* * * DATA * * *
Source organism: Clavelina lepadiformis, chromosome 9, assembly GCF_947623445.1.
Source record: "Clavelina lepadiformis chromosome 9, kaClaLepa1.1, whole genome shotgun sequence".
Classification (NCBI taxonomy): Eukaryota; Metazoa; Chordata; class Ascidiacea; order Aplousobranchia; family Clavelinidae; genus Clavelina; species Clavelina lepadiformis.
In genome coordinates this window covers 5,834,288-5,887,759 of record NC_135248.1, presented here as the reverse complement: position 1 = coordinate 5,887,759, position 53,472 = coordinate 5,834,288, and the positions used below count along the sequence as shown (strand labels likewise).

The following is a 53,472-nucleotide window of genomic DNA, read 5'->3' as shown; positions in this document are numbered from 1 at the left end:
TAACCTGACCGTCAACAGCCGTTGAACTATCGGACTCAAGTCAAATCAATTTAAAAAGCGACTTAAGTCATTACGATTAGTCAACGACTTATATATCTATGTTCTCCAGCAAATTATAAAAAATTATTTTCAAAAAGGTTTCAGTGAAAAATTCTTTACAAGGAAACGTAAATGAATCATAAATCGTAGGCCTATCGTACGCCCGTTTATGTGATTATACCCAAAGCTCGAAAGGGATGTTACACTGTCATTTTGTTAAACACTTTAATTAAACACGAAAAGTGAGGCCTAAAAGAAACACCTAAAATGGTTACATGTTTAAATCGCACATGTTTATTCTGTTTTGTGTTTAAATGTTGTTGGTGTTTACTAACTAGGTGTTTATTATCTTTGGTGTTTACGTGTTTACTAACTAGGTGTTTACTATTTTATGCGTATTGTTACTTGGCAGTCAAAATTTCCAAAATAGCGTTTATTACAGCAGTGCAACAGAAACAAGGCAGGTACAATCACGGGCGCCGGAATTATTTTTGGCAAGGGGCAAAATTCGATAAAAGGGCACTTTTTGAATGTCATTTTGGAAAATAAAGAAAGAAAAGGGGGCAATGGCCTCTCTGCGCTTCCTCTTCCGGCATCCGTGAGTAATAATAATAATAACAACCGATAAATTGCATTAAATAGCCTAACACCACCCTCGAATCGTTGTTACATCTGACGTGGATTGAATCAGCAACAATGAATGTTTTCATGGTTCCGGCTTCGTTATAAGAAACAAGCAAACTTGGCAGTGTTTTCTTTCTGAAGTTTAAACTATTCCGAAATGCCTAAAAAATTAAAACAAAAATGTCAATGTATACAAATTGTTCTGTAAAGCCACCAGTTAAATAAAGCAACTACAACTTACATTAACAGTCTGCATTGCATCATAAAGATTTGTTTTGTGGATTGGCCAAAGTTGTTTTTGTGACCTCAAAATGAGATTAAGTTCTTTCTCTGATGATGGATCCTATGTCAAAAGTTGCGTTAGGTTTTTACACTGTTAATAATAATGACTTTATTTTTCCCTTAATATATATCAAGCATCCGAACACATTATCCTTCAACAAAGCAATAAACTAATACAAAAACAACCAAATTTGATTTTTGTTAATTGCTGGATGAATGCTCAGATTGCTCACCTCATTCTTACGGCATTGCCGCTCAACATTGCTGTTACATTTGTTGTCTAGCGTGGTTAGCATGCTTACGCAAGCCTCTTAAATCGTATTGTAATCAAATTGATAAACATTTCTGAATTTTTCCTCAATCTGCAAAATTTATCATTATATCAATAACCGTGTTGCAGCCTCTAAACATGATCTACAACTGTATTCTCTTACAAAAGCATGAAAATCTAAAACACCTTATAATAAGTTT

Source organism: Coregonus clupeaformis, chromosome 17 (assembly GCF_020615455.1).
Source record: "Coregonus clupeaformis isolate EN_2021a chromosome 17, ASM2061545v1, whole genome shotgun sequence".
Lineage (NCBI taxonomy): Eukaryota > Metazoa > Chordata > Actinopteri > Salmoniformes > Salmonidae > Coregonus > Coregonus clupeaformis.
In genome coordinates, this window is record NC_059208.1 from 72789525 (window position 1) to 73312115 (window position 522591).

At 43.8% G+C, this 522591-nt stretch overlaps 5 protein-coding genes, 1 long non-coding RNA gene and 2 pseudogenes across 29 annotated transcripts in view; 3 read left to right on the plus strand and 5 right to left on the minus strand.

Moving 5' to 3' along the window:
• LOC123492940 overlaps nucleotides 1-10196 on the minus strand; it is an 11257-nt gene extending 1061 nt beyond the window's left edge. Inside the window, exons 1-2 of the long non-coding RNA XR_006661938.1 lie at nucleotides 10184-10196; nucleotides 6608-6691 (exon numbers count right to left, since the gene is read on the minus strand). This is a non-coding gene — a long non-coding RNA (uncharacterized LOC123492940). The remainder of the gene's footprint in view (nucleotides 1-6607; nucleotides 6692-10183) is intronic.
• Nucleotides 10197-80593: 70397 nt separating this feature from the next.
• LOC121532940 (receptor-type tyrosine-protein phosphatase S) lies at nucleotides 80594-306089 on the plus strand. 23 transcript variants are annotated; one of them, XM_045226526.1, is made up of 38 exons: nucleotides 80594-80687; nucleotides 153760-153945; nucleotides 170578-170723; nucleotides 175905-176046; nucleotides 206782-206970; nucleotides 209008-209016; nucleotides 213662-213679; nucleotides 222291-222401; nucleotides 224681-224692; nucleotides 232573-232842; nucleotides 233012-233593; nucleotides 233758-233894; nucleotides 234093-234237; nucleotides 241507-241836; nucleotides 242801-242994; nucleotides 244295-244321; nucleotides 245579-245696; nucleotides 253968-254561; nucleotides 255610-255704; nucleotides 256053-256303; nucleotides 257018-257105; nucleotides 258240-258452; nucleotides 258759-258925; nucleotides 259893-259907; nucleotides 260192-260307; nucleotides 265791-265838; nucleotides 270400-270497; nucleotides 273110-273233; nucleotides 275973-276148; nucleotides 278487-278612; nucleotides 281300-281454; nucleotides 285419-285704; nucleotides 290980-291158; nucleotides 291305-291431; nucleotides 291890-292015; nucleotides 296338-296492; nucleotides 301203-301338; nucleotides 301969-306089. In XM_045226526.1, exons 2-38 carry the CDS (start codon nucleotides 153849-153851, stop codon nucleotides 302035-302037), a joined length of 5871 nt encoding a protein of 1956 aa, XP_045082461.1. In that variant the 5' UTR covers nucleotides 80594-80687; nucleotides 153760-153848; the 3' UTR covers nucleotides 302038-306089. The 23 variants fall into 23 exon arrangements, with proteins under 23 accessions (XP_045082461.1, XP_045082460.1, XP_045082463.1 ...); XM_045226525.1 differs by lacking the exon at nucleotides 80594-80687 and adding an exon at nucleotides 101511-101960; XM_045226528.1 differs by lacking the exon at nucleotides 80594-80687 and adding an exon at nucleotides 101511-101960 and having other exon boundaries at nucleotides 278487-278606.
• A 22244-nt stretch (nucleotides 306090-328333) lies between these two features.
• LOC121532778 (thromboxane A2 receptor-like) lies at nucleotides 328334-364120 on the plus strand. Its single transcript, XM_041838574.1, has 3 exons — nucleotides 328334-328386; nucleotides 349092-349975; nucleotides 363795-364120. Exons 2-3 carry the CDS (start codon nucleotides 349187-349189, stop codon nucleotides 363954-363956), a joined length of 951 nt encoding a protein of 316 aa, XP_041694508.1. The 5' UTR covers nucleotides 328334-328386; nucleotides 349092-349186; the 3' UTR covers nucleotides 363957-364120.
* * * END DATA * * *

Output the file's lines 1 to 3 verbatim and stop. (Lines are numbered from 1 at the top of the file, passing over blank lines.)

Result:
Source organism: Clavelina lepadiformis, chromosome 9, assembly GCF_947623445.1.
Source record: "Clavelina lepadiformis chromosome 9, kaClaLepa1.1, whole genome shotgun sequence".
Classification (NCBI taxonomy): Eukaryota; Metazoa; Chordata; class Ascidiacea; order Aplousobranchia; family Clavelinidae; genus Clavelina; species Clavelina lepadiformis.